Every week, students had a journal assignment about the previous week’s experiential component.  The journal prompts asked students to “dig deeper” than they did in class and cite their readings to identify how they formed or changed their opinions about that week’s topic.  This process in particular, helped my students to practice citing sources and begin incorporating analytical reflection into their work, something they would ultimately have to do for the digital story.

As we dug deeper into the current events of Barcelona, students began to identify pieces of Barcelona’s cosmopolitanism culture that they wanted to explore more deeply.  About a month before we traveled, I assigned the final project..

I broken down the project into steps with various due dates for two reasons.  One, I wanted students to move through this process in a particular sequence  to reflect on their experience in pictures, words, and with one another.  Two, even though my students are first-year college students, I noticed that creative freedom scares them.  Therefore, because I was giving them full range to choose their topic and full creative license to explore “what” they wanted, I wanted to support them with a clear scaffolded process of “how.”

The Process: The week after assigning the project, I set aside class-time for students to form groups (no larger than 3) and begin discussing their research questions.  This research question would be the basis for their digital story.  They chose topics from a comparison of men’s and women’s futbol, to the medical system in Catalunya, which they submitted the following week.

Next, students created annotated bibliographies.  These are a bit unique because instead of just doing web-based research, students were also asked to look into museums they could visit in-country that would progress their topic,  identify people that we would be meeting with that might be helpful to interview (and draft interview questions), and look into examples of digital stories.

Then, the students and I traveled to Barcelona.  I felt like such a proud facilitator of learning!  Students took to Barcelona with a sense of ease, curiosity, and excitement.  They interviewed our tour guides about tourism, asked insightful questions of our lecturers,  visited museums and took notes, and even went to a women’s futbol game and interviewed players! I’d like to believe that the foundation of cultural competencies and history that we paved before leaving, along with the clear plan students developed for their projects, was a key reason for the overwhelming success my students experienced.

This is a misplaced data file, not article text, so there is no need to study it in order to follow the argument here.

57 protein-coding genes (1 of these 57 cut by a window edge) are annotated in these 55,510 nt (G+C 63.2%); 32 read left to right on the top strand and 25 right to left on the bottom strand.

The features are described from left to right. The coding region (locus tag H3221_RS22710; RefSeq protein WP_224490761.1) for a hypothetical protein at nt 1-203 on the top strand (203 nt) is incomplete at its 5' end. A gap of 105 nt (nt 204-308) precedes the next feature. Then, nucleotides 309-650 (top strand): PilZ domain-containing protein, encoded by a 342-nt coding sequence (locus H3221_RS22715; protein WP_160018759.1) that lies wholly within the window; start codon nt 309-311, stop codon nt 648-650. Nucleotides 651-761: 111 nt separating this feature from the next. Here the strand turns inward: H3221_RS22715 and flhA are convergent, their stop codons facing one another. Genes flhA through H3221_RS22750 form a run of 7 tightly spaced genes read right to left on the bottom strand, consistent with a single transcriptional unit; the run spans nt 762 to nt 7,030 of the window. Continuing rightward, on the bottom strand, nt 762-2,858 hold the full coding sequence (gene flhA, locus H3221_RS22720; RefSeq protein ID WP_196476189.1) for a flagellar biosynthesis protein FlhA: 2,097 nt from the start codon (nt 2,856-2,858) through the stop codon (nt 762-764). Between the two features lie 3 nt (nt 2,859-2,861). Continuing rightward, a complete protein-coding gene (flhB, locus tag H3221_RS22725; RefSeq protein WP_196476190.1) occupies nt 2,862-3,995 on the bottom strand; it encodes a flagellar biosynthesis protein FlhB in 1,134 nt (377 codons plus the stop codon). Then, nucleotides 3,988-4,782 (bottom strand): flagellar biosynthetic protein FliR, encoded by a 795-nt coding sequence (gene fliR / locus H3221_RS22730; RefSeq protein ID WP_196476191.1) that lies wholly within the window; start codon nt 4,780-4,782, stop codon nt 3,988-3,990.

One of the main tasks for students in-country was to gather photos, videos, and quotes.  I encouraged students to innovate by utilizing applications such as Snapchat, Facebook, Instagram, and #hashtags (#PreviewtheWorld) that they are already familiar with, but in a different way.  We even went so  far as to create an Instagram account (@aupreviewbarcelona) for our in-country time because my students informed me that #hashtags were out and @people was in.  This acted as a common place that people could house photos and share their experience.

Upon our return, students got started on their written narratives that would become their voice-over.  We went through two drafts of these narratives after doing peers revisions.  Anyone who wanted my feedback as well, was welcome to set-up a meeting with me.  They turned in two drafts to me via Canvas and they had to show that they made revisions based on feedback in the second script.  Simultaneously, students uploaded their photos into a google folder in the order which they planned to use them in their digital stories.